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Buffalo River Habitat Restoration

October 20, 2020

In New York, the Great Lakes Commission has worked to restore nearly two miles of shoreline and twenty acres of habitat at eight sites along the lower Buffalo River, supported by NOAA through Great Lakes Restoration Initiative funding.

Buffalo River Old Bailey Woods Shoreline stabilization .jpg The Old Bailey Woods habitat restoration project along the Buffalo River.

After decades of heavy industrial pollution, the Buffalo River was considered biologically dead. In 1989, the river was designated a Great Lakes Area of Concern—one of 43 “toxic hot spots” in the United States and Canada.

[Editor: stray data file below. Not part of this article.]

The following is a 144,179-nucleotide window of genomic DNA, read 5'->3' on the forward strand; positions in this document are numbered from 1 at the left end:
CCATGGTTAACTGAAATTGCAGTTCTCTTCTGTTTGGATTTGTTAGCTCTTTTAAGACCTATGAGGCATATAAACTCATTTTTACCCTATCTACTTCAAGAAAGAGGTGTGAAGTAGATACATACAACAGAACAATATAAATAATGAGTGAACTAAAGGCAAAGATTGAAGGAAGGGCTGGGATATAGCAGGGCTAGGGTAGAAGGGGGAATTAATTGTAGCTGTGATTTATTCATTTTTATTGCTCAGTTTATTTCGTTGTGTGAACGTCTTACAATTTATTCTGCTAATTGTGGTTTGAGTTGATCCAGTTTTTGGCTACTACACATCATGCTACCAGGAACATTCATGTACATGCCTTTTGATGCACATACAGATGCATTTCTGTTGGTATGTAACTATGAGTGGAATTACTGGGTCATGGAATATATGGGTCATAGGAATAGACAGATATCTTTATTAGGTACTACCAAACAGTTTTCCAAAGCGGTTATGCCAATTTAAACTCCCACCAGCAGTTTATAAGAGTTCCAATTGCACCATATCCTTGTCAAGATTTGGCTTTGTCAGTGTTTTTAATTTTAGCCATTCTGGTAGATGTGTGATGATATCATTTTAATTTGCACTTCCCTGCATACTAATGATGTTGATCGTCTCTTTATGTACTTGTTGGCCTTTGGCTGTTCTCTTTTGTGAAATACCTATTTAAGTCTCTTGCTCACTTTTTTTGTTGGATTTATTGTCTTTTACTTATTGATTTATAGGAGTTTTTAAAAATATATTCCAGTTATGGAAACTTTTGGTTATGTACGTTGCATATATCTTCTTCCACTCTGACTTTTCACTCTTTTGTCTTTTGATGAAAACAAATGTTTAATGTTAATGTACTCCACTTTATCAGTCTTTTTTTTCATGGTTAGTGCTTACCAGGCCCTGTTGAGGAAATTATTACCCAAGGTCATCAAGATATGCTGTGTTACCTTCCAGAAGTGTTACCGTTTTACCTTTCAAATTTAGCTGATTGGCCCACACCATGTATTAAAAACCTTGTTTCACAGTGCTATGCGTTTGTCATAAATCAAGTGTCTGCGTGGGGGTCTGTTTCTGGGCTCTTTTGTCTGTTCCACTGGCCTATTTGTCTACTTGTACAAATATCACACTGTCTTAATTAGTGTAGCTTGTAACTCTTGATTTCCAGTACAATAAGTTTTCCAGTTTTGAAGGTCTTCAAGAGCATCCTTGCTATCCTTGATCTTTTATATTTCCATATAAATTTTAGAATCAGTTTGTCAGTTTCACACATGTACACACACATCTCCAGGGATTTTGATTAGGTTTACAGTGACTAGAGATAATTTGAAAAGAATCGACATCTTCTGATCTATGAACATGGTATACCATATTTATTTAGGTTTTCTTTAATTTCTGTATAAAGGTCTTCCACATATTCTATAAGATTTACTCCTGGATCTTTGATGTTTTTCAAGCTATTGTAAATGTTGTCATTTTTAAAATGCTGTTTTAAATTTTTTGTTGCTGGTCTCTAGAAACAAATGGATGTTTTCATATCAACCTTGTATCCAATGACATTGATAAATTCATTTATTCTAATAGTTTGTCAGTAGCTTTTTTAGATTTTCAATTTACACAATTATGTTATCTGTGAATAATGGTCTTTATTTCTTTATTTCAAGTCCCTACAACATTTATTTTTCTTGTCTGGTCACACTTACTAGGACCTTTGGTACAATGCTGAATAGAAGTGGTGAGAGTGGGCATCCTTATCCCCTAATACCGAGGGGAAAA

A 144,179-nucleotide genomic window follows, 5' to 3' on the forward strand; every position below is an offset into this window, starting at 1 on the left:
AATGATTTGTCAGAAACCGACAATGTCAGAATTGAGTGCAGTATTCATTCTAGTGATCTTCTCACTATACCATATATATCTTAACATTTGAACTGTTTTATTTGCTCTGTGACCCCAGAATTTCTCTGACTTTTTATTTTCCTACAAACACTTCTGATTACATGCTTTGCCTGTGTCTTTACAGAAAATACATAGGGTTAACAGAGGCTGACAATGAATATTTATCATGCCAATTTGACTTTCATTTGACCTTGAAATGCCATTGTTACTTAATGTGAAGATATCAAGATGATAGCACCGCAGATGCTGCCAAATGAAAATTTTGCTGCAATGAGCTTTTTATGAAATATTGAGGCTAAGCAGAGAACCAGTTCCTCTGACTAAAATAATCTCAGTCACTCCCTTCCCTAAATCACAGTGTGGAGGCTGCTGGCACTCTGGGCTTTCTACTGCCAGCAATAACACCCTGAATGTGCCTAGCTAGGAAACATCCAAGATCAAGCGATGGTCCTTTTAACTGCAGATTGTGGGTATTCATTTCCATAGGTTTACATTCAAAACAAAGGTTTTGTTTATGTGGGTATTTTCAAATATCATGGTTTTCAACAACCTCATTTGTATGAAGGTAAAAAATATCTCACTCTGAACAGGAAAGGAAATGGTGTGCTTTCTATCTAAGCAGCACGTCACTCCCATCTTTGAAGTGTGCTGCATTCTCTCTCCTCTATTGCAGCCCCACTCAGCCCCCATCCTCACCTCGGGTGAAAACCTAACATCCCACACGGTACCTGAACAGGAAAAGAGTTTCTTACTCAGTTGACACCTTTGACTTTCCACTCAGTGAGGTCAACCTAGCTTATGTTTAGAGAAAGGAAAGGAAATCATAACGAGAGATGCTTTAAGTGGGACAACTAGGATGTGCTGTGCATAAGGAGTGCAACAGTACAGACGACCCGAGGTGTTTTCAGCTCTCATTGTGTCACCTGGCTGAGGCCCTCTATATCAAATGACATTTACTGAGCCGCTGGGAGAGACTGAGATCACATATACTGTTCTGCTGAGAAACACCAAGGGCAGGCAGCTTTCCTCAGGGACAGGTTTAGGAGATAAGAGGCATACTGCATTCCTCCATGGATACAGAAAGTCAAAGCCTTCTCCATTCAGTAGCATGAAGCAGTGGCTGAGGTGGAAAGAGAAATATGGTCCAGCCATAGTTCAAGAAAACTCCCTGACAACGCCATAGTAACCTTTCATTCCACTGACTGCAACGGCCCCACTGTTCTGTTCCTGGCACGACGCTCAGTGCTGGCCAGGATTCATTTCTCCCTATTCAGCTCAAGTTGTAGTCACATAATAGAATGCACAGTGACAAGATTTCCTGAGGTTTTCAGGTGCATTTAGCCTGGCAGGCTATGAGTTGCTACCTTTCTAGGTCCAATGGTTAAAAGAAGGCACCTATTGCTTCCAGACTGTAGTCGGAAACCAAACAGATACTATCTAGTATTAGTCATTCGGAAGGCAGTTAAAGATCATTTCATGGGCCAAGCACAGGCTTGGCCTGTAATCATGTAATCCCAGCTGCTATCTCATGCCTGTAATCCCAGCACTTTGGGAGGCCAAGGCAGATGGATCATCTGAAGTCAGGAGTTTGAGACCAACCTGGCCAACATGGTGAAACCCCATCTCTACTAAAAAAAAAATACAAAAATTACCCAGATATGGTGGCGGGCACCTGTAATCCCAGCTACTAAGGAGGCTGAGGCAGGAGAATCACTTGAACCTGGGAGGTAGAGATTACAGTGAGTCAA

Since 2013, NOAA has worked through the Great Lakes Restoration Initiative to support the Great Lakes Commission's efforts to enhance and restore nearly two miles of shoreline and twenty acres of habitat across eight sites in the Buffalo River Area of Concern. These restoration projects helped restore habitat, stabilize shorelines, manage invasive species, and reduce erosion.

The Great Lakes Commission partnered with the Buffalo Niagara Waterkeeper, the New York State Department of Environmental Conservation, the U.S. Environmental Protection Agency, and others to complete the restoration work. The projects are expected to ultimately help lead to the delisting of the Buffalo River as an Area of Concern.